Book Review: Fortune’s Formula

I really enjoyed reading this book. It has a great blend of storytelling, facts, and drama. Many of the ideas presented makes you want to try it out or research further.

It does not go into fine details about the inner workings of the math, but it provides enough references to allow you to explore further by yourself. It starts of in the early 1900 explaining how early wire service revolutionized the gambling industry. Many storied are told about how the mob and gambling was intertwined. Later Edward Thorpe is introduced and how he invented a system to beat casino blackjack for a sure win.

Everything revolves around how to gain an edge in betting, that be blackjack, roulette, horses or the stock marked. The book uses storytelling in a great way, so it never gets boring. Histories of gangsters and mathematicians battling in casinos to gain the edge is ever exciting.

When any bet is bound by a known probability the amount to bet becomes very important. Different systems are in use for betting size, among others the, fixed-wager, bet-it-all, martingale, and Kelly. It is explained why the Kelly system is the optimal system to maximize the expected return without any risk of going broke. Where the other systems either are too risky or not getting the optimal return. It is shown that even if you have an edge, let’s say a coin that has a 55% chance of getting heads. The expected return for continuous bets is very different depending on the betting system. Most systems can be proved to have a 100% probability of going broke in the long run. Where Kelly protected the better from ruin. The volatility will still be large though.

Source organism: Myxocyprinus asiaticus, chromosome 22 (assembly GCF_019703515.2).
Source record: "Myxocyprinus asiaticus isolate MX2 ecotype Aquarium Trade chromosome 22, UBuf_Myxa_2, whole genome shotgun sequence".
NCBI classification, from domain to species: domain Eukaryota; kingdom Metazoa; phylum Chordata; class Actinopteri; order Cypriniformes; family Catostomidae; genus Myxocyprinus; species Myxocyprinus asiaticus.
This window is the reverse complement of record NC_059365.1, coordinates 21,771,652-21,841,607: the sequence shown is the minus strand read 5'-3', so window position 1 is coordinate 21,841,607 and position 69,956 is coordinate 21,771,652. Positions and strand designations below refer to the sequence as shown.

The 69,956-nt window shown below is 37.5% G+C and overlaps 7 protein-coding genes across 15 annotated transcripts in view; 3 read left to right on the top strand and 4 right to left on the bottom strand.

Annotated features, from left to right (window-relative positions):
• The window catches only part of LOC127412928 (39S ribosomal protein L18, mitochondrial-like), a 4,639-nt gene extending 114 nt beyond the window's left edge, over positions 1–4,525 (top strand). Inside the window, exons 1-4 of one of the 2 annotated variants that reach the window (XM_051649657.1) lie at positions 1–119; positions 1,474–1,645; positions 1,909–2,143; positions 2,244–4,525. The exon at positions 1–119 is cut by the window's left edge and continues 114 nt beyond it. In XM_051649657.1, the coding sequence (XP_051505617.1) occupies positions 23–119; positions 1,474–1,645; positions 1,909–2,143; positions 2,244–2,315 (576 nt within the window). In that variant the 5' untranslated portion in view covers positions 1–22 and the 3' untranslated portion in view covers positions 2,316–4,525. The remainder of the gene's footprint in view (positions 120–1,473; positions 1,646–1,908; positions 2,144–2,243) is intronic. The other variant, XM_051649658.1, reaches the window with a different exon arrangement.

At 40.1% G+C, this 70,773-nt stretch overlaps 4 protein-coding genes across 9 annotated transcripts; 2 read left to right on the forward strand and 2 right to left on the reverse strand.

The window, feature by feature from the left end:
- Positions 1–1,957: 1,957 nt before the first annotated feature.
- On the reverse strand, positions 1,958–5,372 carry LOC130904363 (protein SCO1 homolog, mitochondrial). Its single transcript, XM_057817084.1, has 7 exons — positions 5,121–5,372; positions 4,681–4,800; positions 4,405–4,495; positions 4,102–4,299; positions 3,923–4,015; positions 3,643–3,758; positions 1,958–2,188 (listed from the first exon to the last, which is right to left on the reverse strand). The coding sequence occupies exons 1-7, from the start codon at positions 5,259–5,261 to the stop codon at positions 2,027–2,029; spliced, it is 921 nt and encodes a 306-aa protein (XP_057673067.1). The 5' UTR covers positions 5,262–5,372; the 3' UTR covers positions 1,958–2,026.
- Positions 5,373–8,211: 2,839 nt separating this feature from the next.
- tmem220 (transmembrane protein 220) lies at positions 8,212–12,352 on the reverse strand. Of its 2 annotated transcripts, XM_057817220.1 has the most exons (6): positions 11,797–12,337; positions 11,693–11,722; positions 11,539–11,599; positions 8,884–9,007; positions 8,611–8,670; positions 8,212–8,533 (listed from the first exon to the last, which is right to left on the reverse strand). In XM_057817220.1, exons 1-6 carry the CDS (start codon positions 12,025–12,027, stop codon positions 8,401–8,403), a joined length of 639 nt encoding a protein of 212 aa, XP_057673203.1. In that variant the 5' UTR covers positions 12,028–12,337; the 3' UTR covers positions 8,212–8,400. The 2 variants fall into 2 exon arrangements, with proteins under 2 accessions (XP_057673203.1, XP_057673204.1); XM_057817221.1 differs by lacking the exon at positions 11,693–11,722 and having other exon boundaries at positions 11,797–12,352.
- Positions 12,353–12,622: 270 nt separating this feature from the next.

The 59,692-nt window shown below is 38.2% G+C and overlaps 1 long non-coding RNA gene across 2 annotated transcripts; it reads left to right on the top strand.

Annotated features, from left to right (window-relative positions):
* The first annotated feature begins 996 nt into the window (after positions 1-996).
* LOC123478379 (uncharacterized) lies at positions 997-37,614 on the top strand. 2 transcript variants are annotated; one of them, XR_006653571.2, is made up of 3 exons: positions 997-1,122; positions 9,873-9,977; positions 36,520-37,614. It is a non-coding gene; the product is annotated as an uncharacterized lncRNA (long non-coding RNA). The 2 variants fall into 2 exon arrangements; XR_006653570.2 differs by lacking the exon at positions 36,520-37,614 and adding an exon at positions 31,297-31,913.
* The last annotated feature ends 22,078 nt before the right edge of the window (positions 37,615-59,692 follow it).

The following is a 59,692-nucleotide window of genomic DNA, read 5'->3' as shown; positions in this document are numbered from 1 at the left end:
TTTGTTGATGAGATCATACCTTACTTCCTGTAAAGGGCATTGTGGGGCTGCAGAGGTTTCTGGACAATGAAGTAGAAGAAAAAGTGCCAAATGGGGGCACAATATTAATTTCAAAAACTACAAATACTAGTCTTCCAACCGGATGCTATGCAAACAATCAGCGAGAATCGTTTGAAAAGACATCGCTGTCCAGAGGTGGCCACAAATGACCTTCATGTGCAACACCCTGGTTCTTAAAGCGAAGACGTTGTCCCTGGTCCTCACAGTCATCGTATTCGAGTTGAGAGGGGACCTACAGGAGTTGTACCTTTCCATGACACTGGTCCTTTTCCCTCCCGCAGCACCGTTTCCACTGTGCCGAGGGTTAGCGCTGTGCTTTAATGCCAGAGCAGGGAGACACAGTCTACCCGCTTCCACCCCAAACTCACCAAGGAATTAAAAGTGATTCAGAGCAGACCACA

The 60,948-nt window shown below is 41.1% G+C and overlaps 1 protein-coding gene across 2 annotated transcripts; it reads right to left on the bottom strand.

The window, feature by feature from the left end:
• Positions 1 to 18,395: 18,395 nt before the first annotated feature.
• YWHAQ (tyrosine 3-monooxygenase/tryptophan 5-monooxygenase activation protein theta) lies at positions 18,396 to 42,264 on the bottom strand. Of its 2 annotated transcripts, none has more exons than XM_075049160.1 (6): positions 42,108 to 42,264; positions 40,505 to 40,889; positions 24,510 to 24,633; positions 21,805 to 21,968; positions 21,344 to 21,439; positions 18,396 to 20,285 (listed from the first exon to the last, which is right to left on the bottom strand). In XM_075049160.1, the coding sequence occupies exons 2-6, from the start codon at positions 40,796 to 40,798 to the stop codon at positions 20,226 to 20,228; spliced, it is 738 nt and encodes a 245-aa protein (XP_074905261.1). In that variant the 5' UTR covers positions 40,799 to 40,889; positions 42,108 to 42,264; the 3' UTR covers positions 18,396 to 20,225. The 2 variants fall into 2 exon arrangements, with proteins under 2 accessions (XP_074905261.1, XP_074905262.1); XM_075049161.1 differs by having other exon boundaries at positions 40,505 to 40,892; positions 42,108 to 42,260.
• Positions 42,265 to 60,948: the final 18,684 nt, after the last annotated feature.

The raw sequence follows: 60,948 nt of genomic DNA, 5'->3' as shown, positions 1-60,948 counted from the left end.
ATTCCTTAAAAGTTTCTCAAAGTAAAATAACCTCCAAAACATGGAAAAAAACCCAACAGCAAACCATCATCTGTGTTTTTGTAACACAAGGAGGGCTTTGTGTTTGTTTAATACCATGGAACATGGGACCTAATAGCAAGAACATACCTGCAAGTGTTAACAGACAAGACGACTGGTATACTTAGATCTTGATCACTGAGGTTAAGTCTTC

The concept with Kelly is to scale the betting size based on the betters amount of money and the probability of each bet.

f =  (bp – q) / b

b = net odds, (b to 1 – meaning getting $b back on a $1 bet)
p = probability of winning
q = probability of loosing
f = percentage of bank roll to bet

This concept can be expanded to use in the stock market. It is used by Edward Thorpe when investing in the hedge fund, Princeton-Newport Partners from, 1968-1988, it was dissolved because of trials against some of the owners on tax fraud charges. Not because the investment strategy was flawed.

All in all, I will recommend this book to anyone interested in betting or how betting and investing relates.
A sure 5/5 stars

My thoughts on application of Kelly and other principles in the book

To apply Kelly we need a way to evaluate the probability of a bet on a stock going up/down and by how much. This is no small feat in it selves. And afterward, we can apply Kelly to know the position size we should take.

Frederik Banke Administrator

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